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background photo courtesy of Stephen Rosfeld family

Background photo courtesy of Stephen Rosfeld family

Hollywood ending for D.C. internship

As college internships go, landing one at the White House during wartime was a bonus of which few would dream. 

Consequently, communications major Stephen Rosfeld was pretty darned happy, even before he realized the story was going to generate its very own Hollywood ending.

Although Rosfeld’s family knew that he had seen the president “up close” a few times during his January-through-May assignment, they had no expectations of getting to do the same when they visited from Cincinnati. Nevertheless, they grew quite excited when they saw a presidential motorcade approaching.

Then they found themselves holding their breath when the limousine stopped near them. The door opened and out stepped ... Martin Sheen, President Bartlett in the TV show “West Wing.”

Because Sheen is from Dayton, Ohio, their common heritage provided a great conversation starter. “He’s a very nice man,” Rosfeld says. “I told him I worked for the real president, and he got a kick out of it.”

On his internship, Rosfeld worked as a research assistant, reporting to University of Cincinnati alumnus Andrew Ciafardini, deputy director in the White House office of scheduling. He researched events the president would attend, the venues he would visit, sponsoring organizations and people he would meet.

“ I felt very fortunate to have done that,” he says. “It was kind of like a fantasy camp. On a daily basis, you never knew who you would see.”


Former FDA commissioner new Med Center VP, provost

Dr. Jane Henney, the former commissioner of the U.S. Food and Drug Administration, is the University of Cincinnati’s new senior vice president and provost for Health Affairs.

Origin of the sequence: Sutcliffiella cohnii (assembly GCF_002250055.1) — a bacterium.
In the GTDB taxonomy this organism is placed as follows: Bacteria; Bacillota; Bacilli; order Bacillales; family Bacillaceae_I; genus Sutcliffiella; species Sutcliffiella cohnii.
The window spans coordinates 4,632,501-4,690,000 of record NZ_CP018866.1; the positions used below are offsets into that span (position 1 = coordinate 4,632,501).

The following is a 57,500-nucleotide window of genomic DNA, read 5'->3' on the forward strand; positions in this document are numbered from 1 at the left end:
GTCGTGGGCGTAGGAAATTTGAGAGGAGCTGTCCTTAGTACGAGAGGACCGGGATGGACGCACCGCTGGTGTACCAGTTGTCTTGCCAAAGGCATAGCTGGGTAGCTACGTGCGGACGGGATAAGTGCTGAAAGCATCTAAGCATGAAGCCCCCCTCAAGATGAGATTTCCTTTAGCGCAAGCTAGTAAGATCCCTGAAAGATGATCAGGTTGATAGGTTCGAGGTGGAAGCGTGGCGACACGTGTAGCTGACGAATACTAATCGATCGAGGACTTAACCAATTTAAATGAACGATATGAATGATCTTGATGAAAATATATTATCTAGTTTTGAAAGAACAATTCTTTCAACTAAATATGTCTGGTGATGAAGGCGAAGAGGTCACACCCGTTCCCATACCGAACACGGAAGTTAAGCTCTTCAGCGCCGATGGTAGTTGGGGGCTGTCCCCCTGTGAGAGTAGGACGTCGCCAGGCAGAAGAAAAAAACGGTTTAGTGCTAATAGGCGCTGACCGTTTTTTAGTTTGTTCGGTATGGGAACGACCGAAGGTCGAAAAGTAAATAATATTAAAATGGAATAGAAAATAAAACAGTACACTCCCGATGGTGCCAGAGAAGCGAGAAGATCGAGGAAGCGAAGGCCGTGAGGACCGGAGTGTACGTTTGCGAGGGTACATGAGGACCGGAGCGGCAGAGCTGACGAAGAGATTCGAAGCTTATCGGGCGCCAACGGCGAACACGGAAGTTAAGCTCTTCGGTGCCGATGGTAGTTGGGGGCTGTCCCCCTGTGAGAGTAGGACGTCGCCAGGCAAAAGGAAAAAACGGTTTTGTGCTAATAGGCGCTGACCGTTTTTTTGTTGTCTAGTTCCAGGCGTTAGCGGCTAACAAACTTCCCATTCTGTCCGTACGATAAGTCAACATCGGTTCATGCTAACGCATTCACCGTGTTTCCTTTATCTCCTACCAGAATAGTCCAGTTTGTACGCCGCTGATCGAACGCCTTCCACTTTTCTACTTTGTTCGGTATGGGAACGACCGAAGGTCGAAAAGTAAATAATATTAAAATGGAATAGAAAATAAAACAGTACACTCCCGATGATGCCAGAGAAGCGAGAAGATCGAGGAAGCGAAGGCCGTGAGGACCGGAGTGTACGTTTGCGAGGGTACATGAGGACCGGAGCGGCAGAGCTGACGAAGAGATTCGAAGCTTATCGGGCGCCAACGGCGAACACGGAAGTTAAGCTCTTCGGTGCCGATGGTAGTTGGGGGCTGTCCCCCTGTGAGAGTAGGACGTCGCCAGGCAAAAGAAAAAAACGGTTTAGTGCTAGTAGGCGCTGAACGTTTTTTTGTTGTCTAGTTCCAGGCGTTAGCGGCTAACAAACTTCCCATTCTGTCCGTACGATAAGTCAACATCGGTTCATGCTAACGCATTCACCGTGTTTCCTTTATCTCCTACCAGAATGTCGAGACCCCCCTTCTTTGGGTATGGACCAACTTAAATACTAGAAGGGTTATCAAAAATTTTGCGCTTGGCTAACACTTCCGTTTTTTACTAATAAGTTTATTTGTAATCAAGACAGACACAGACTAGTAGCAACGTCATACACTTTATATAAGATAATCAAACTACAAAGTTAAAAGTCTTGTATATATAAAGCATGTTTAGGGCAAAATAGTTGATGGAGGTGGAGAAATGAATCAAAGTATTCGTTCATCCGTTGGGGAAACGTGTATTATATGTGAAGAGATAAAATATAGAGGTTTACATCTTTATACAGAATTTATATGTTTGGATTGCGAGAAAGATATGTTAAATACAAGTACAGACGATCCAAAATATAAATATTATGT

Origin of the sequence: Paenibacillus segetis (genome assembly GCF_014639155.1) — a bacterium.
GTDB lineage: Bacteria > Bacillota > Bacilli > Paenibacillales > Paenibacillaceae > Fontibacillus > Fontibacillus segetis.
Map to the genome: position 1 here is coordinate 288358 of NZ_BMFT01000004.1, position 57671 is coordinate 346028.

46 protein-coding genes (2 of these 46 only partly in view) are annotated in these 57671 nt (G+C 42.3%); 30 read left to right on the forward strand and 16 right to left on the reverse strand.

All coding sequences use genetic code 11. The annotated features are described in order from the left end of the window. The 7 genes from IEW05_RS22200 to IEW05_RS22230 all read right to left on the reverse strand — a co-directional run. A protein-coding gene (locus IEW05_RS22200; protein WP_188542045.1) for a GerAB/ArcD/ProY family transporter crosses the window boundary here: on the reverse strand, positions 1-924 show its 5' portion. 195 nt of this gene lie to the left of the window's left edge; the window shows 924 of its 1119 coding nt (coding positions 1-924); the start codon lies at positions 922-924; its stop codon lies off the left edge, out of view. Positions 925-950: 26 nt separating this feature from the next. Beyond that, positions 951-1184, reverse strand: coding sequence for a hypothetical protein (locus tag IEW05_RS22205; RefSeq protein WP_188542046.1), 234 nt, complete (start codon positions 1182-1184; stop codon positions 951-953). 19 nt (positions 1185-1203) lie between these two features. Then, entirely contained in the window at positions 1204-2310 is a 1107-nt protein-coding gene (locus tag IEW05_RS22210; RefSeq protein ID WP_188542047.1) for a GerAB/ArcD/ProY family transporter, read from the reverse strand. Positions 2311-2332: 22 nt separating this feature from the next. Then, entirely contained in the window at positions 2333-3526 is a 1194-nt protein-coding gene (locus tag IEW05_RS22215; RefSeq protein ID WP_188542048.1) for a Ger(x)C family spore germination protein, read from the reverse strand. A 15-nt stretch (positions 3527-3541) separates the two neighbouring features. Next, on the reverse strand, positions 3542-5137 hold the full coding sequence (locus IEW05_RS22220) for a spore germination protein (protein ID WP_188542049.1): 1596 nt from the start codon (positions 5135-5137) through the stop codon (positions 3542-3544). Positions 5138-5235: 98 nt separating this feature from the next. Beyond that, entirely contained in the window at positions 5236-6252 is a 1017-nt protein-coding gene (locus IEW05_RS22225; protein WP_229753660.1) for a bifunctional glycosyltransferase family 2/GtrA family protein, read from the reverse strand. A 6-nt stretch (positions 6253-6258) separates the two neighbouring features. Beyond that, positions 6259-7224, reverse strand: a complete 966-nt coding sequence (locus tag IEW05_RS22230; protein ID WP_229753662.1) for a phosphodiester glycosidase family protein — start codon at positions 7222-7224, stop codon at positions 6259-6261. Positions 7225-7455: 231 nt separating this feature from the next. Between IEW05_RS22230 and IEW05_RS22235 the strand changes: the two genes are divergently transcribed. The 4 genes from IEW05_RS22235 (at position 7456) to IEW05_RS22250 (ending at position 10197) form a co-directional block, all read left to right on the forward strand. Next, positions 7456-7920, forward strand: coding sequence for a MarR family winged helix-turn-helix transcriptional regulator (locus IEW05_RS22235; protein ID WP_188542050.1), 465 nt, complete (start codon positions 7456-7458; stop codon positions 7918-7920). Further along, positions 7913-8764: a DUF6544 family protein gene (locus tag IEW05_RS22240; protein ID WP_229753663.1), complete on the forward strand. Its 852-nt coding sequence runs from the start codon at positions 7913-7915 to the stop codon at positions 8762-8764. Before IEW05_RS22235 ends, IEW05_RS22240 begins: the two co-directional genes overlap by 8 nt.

In her 20 years of senior-level health-policy leadership, Henney has been deputy director of the National Cancer Institute, vice chancellor of health programs and interim dean of the school of medicine at the University of Kansas Medical Center and first vice president for health sciences at the University of New Mexico. FDA commissioner during the Clinton administration, she was senior scholar at the Association of Academic Health Centers when she accepted the position at UC.

President Joseph Steger says Henney brings “the administrative skills, scholarly outlook and research background necessary to direct our worldclass medical center. Her multifaceted career indicates an excellent fit for our dynamic health-science programs.”

Henney’s predecessor at UC, Dr. Donald Harrison, retired in December 2002, after directing the colleges, programs and activities of the UC Medical Center for 16 years.

Read Dr. Henney’s biography

A better model

A better model: Top-ranked DAAP still improving

Though employers are knocking down doors to woo UC’s architecture and interior design graduates, the College of Design, Architecture, Art, and Planning intends to increase academic requirements.

The UC program is already unique nationwide for its cooperative education component, and officials hope a more intense curriculum will also boost its reputation for academic theory. The end result will be graduates poised with top-notch critical thinking skills and outstanding practical experience. Plus, they can get a more valuable degree in the same time frame.

DAAP, ranked No. 1 in the country in interior design and No. 3 in architecture in the 2003 Almanac of Architecture and Design, intends to phase out the six-year bachelor of architecture degree to be replaced by a four-year pre-professional degree and a two-year master’s program.

photo courtesy of Shafiqul Islam

Workers in Bangladesh drill a well in their continued research to determine how arsenic is seeping into the water table. Photo courtesy of Shafiqul Islam

Engineering prof thirsts for water solutions

A University of Cincinnati engineering professor has returned to Bangladesh to help his compatriots track down a silent killer — arsenic in the drinking water. Officials in Bangladesh, a South Asian country about the size of Iowa and home to 133 million people, have known for years that much of the drinking water is contaminated. Though tens of millions are at risk of increased cancer rates, understanding how the arsenic is seeping into the drinking supply has largely remained a mystery.

But research by UC’s Shafiqul Islam suggests that pumping groundwater to irrigate the rice crops seems to be drawing naturally occurring arsenic into the wells as deep groundwater is replaced by surface water rich in organic material. Islam’s work was highlighted in March in the journal Nature. One remedy, Islam and his colleagues say, may be to drill wells four times their current depth to more than 400 feet below the surface.

Bangladesh and international aid agencies sank as many as 10 million ground-water wells throughout the country in recent decades to combat all the water-borne diseases associated with drinking surface water. The discovery of arsenic in the wells is a rather cruel twist for a poor country already plagued by overpopulation, unsanitary conditions and massive floods during monsoons.